The proposed rule provides no support for small practices, according to the American Gastroenterological Association .
“Upon release of the proposed rule, we were disappointed to see that not only will APMs be essentially closed off to small practices in the first years of implementation, but the MIPS program will significantly harm practices with less than 25 eligible clinicians,” AGA noted, citing data presented by CMS that 87% of solo practitioners will receive a negative adjustment with an aggregate negative impact of $300 million and for all practices with less than 25 eligible clinicians, the aggregate negative adjustment will total $649 million.
“Any system in which smaller practices are so heavily disadvantaged is unacceptable,” AGA said. CMS has previously stated that the regulatory impact statement would likely change and reflect a smaller impact for small and solo practices once more updated information can be modeled when the rule is final.
Additionally, AGA expressed concern over the limited engagement in APMs that will be possible under the proposed rule. “Given the importance of APM participation to both the practice and reimbursement of Medicare physicians, access to advanced APMs should be provided to all physicians.”
The association also expressed concern that the definition of APM is not broad enough and suggested that it be widened in scope so that it can capture payment models that have been created using the AGA’s Roadmap to the Future of GI Practice . It recommended a number of models be classified as APMs, including the colonoscopy bundled payment, gastroesophageal reflux disease episode payment, obesity bundled payment, Project Sonar (a chronic disease management program for IBD), and the Medical Home Neighbor.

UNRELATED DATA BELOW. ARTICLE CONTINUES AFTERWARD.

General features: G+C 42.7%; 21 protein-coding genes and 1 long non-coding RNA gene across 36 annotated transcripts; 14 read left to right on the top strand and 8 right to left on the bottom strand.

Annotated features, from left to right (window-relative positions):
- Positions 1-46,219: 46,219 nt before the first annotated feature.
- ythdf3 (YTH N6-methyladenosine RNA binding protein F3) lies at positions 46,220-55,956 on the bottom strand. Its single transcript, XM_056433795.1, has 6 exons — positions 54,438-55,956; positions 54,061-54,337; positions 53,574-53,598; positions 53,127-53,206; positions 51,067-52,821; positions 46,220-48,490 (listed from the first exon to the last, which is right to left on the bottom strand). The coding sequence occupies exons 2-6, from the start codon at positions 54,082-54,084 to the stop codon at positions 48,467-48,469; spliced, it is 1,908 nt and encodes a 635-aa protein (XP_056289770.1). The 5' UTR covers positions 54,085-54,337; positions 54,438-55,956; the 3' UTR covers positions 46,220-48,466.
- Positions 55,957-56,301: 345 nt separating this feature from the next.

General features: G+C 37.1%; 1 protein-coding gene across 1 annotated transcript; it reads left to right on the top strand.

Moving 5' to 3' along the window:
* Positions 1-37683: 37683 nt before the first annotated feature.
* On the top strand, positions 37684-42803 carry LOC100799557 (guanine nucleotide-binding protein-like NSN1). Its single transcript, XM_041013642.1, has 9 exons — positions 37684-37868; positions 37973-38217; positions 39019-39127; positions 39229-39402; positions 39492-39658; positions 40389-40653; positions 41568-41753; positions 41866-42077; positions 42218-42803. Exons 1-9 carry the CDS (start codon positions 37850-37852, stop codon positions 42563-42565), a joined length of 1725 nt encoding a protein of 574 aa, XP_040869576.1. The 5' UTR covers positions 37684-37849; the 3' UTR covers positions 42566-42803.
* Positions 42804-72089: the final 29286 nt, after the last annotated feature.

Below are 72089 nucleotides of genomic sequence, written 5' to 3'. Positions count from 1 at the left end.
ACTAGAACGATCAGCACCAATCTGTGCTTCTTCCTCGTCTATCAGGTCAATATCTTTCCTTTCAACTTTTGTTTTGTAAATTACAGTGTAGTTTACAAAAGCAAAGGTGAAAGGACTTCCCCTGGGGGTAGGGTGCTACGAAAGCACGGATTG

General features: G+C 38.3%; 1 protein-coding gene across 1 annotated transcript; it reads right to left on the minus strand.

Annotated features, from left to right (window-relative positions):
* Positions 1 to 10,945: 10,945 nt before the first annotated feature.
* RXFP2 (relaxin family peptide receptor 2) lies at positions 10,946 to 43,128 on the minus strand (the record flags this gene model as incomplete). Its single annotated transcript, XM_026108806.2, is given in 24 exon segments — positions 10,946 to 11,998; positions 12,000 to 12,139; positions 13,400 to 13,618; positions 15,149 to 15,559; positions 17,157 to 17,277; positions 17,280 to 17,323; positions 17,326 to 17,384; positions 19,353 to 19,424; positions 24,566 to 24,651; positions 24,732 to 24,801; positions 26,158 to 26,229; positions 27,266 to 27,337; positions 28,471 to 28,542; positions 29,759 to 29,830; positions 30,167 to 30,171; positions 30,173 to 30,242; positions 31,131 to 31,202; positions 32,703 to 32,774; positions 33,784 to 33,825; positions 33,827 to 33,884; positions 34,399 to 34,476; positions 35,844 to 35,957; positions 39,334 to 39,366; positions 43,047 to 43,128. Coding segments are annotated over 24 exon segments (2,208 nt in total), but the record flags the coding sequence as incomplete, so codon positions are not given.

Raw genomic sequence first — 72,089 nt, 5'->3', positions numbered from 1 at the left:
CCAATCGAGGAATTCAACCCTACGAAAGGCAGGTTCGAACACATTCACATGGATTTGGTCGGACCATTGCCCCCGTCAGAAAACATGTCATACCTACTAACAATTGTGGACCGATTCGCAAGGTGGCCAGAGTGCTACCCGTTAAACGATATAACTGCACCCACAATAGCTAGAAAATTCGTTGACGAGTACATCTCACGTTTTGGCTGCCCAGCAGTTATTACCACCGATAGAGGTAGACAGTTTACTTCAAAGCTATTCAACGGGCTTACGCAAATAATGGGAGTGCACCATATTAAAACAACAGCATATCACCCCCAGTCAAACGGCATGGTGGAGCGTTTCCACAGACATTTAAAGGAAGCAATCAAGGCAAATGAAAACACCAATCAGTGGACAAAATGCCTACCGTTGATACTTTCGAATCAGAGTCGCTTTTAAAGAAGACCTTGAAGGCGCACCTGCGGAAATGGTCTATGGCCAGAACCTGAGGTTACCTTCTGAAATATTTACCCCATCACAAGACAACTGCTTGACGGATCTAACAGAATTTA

The American College of Rheumatology called for a delay in the implementation of any final MACRA regulations, noting in its comments that with requirements set to begin in 2017, the current implementation schedule “does not provide enough time for providers to implement the required changes,” though ACR does not recommend a specific start time.
ACR also questioned how the criteria for APMs was set up, noting expressly that Physician Focused Payment Models may not meet the APM requirements. The group is seeking clarification on whether these models will qualify as an APM.